Critics of the federal government’s latest wave of deportations--which started with predawn raids in early January and saw 121 Central American asylum seekers, many of them children and parents, grabbed from their homes by Immigration and Customs Enforcement agents--correctly argue that such tactics are brutal and terrifying. They’re also right to note that most of the targets had been denied a fair chance at asylum, since few, if any, had lawyers to help them navigate a complicated legal process; and that sending them back to the dangers they fled in their home countries is inhumane.
Yet where many of the same critics have gone wrong is in calling for a halt just to raids focused on Central American families and a return to President Obama’s much-hyped policy of targeting “felons, not families.” What they ought to be demanding is an end to the government’s entire deportation regime, which in going after people with criminal records, has continually violated human rights and torn families apart.
Immigrant Defense Project (IDP) has monitored ICE raids and “community arrests” since 2013, and we’ve uncovered troubling patterns and rights abuses in the targeting of people with criminal records. We’ve found evidence of ICE agents using excessive force, such as storming into people’s home with their weapons drawn, forcibly separating children from their parents, and holding guns to people’s heads. ICE agents in many instances intentionally confuse people to gain access to homes without a proper warrant, often misrepresenting themselves as police conducting an investigation. We’ve also seen examples of ICE arresting people at and outside courthouses, creating significant obstacles for their criminal legal cases, and snatching immigrants out of homeless shelters or supportive housing, many of them with serious mental health issues or medical conditions.
"Those who call for the deportation of “felons, not families” not only disregard the humanity of people with convictions, they also overlook the growing recognition, in the criminal justice context, that treating people as irredeemable is fundamentally unjust."
In detaining and deporting such people, the US government punishes them for a second time — often long after they have already served their sentence, paid their fine, or carried out their community service. Human beings who are members of families and communities — parents, grandparents, siblings, co-workers, and neighbors with deep roots in the United States and deserving of fundamental rights — are thus reduced to “criminals” and permanent outsiders.
ICE targets people with convictions under the guise of protecting public safety. But, in the vast majority of cases, there is no evidence that these individuals represent any kind of threat. They include people with convictions regarded as so minor by the criminal justice system that their penalty was to pay a small fine or to do community service, some whose felony convictions are from aggressive government prosecution of illegal entry offenses, others whose convictions were decades old, and many with serious medical conditions.
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Take the example of a woman whose case we encountered in New York. She was picked up by ICE in her home in an early morning raid, targeted as a threat to the community. In her mid-fifties, she has lived in the United States almost her whole life. She suffers from several serious medical conditions, including cancer, and is a survivor of serious domestic abuse. She suffered greatly in detention as she received improper medical treatment. She is now facing deportation due to a shoplifting conviction as well as a drug possession conviction from over 20 years ago.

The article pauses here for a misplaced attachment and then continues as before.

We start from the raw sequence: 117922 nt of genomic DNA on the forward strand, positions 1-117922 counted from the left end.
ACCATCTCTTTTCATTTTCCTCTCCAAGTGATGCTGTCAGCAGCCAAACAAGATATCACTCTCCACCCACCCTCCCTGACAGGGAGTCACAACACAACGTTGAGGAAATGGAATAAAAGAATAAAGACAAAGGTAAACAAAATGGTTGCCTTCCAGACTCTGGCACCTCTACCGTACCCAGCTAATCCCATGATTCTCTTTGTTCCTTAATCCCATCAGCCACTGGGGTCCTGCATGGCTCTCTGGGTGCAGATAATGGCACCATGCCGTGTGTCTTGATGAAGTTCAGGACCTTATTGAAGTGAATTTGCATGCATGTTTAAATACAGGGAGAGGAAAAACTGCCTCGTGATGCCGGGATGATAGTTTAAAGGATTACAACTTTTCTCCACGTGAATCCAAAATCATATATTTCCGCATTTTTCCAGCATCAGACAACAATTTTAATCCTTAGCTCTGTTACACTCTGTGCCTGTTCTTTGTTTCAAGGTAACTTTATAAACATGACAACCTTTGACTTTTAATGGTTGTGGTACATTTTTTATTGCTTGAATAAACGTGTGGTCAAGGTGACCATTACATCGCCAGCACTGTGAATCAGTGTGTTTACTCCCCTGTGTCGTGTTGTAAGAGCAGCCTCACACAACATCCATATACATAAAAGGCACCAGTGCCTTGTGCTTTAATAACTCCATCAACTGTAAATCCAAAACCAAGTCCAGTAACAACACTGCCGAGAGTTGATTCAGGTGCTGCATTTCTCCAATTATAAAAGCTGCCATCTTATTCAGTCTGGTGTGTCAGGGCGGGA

The government is able to deport people en masse in large part because the system is extremely unforgiving. Even a minor conviction can lead to permanent exile, and immigrants facing that prospect lack basic due process rights. Since there is no right to appointed counsel in immigration court, the vast majority of immigrants facing deportation have no access to an attorney and are forced to represent themselves in extremely complicated and technical proceedings where a judge has very limited discretion to consider any positive equities such as the length of time they’ve lived in the United States, their family ties, and work history, or how they’ve turned their lives around since their convictions. This situation applies across the board to undocumented people, asylum seekers, and long-time legal permanent residents.
The spotlight on aggressive ICE tactics against vulnerable targets is a time to take pause and critique the logic of mass deportation of people with convictions. Those who call for the deportation of “felons, not families” not only disregard the humanity of people with convictions, they also overlook the growing recognition, in the criminal justice context, that treating people as irredeemable is fundamentally unjust. At a time when the federal government and many states and municipalities are taking steps to rectify some harmful aspects of criminal justice policies—such as felony disenfranchisement, exclusion from critical social services and employment, and harsh mandatory sentencing provisions — we must apply similar critical scrutiny to the immigration enforcement regime. Human beings who happen to be non-citizens have fundamental rights, too, whatever their history.
The administration claims its immigration enforcement policies are “consistent with our laws and values.” But the fact is that the laws themselves — indeed the immigration system writ large — are frequently at odds with values of fairness, equality and justice. Laws that punish people twice over, that impose permanent exile without a fair day in court, are inhumane and unacceptable — and not at all consistent with the values of a just society.